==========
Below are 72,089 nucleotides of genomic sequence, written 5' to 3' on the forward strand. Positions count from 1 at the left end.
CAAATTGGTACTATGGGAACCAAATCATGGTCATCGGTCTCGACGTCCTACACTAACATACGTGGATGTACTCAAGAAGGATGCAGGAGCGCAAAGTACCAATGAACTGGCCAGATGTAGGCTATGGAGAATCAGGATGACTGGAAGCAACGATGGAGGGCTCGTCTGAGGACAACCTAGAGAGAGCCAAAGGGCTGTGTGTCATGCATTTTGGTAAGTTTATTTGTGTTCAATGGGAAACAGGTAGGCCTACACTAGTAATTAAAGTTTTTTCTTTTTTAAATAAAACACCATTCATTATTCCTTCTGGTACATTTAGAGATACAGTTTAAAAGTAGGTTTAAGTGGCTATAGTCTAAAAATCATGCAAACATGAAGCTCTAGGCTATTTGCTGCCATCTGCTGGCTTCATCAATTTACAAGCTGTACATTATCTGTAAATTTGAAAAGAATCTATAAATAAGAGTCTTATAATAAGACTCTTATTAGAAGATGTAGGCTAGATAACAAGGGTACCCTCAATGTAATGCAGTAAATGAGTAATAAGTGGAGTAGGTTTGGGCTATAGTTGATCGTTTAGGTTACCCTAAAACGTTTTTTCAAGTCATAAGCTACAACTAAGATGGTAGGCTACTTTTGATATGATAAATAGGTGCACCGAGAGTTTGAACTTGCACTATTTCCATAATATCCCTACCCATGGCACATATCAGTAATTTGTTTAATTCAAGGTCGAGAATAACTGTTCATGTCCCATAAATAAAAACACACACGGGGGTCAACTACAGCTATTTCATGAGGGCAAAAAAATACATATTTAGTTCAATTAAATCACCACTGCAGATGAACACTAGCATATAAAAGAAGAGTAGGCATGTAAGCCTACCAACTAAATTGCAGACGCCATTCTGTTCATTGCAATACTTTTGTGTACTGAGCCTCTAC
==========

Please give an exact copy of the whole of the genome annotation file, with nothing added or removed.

Below are 72,089 nucleotides of genomic sequence, written 5' to 3' on the forward strand. Positions count from 1 at the left end.
CAAATTGGTACTATGGGAACCAAATCATGGTCATCGGTCTCGACGTCCTACACTAACATACGTGGATGTACTCAAGAAGGATGCAGGAGCGCAAAGTACCAATGAACTGGCCAGATGTAGGCTATGGAGAATCAGGATGACTGGAAGCAACGATGGAGGGCTCGTCTGAGGACAACCTAGAGAGAGCCAAAGGGCTGTGTGTCATGCATTTTGGTAAGTTTATTTGTGTTCAATGGGAAACAGGTAGGCCTACACTAGTAATTAAAGTTTTTTCTTTTTTAAATAAAACACCATTCATTATTCCTTCTGGTACATTTAGAGATACAGTTTAAAAGTAGGTTTAAGTGGCTATAGTCTAAAAATCATGCAAACATGAAGCTCTAGGCTATTTGCTGCCATCTGCTGGCTTCATCAATTTACAAGCTGTACATTATCTGTAAATTTGAAAAGAATCTATAAATAAGAGTCTTATAATAAGACTCTTATTAGAAGATGTAGGCTAGATAACAAGGGTACCCTCAATGTAATGCAGTAAATGAGTAATAAGTGGAGTAGGTTTGGGCTATAGTTGATCGTTTAGGTTACCCTAAAACGTTTTTTCAAGTCATAAGCTACAACTAAGATGGTAGGCTACTTTTGATATGATAAATAGGTGCACCGAGAGTTTGAACTTGCACTATTTCCATAATATCCCTACCCATGGCACATATCAGTAATTTGTTTAATTCAAGGTCGAGAATAACTGTTCATGTCCCATAAATAAAAACACACACGGGGGTCAACTACAGCTATTTCATGAGGGCAAAAAAATACATATTTAGTTCAATTAAATCACCACTGCAGATGAACACTAGCATATAAAAGAAGAGTAGGCATGTAAGCCTACCAACTAAATTGCAGACGCCATTCTGTTCATTGCAATACTTTTGTGTACTGAGCCTCTAC